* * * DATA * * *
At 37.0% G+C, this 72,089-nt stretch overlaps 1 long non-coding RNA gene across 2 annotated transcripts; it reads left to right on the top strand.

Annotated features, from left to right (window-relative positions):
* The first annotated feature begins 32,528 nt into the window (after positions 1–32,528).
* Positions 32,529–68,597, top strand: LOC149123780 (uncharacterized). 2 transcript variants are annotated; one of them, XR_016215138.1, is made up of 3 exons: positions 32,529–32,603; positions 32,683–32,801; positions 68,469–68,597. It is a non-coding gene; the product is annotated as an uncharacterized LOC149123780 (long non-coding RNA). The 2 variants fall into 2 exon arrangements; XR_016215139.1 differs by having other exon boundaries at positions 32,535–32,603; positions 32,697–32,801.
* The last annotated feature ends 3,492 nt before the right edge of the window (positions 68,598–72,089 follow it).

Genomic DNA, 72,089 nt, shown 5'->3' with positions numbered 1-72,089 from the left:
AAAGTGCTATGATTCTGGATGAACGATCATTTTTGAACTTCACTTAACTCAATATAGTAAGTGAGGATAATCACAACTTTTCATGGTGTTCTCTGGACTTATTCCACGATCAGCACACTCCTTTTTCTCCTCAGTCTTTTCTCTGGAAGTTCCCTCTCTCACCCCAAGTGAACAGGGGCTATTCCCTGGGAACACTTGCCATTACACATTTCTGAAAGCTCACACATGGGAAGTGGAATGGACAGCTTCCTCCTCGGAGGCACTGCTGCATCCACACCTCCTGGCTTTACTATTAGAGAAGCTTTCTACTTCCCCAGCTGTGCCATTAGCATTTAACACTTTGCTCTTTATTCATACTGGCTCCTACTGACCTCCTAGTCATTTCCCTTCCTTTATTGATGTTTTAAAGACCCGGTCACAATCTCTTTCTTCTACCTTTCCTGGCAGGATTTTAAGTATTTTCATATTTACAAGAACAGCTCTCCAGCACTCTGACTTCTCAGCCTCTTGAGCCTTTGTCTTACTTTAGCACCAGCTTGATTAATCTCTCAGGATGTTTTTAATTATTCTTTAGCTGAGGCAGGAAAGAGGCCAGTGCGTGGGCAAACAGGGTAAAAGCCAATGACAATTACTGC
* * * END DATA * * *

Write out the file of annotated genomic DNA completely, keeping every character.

At 37.0% G+C, this 72,089-nt stretch overlaps 1 long non-coding RNA gene across 2 annotated transcripts; it reads left to right on the top strand.

Annotated features, from left to right (window-relative positions):
* The first annotated feature begins 32,528 nt into the window (after positions 1–32,528).
* Positions 32,529–68,597, top strand: LOC149123780 (uncharacterized). 2 transcript variants are annotated; one of them, XR_016215138.1, is made up of 3 exons: positions 32,529–32,603; positions 32,683–32,801; positions 68,469–68,597. It is a non-coding gene; the product is annotated as an uncharacterized LOC149123780 (long non-coding RNA). The 2 variants fall into 2 exon arrangements; XR_016215139.1 differs by having other exon boundaries at positions 32,535–32,603; positions 32,697–32,801.
* The last annotated feature ends 3,492 nt before the right edge of the window (positions 68,598–72,089 follow it).

Genomic DNA, 72,089 nt, shown 5'->3' with positions numbered 1-72,089 from the left:
AAAGTGCTATGATTCTGGATGAACGATCATTTTTGAACTTCACTTAACTCAATATAGTAAGTGAGGATAATCACAACTTTTCATGGTGTTCTCTGGACTTATTCCACGATCAGCACACTCCTTTTTCTCCTCAGTCTTTTCTCTGGAAGTTCCCTCTCTCACCCCAAGTGAACAGGGGCTATTCCCTGGGAACACTTGCCATTACACATTTCTGAAAGCTCACACATGGGAAGTGGAATGGACAGCTTCCTCCTCGGAGGCACTGCTGCATCCACACCTCCTGGCTTTACTATTAGAGAAGCTTTCTACTTCCCCAGCTGTGCCATTAGCATTTAACACTTTGCTCTTTATTCATACTGGCTCCTACTGACCTCCTAGTCATTTCCCTTCCTTTATTGATGTTTTAAAGACCCGGTCACAATCTCTTTCTTCTACCTTTCCTGGCAGGATTTTAAGTATTTTCATATTTACAAGAACAGCTCTCCAGCACTCTGACTTCTCAGCCTCTTGAGCCTTTGTCTTACTTTAGCACCAGCTTGATTAATCTCTCAGGATGTTTTTAATTATTCTTTAGCTGAGGCAGGAAAGAGGCCAGTGCGTGGGCAAACAGGGTAAAAGCCAATGACAATTACTGC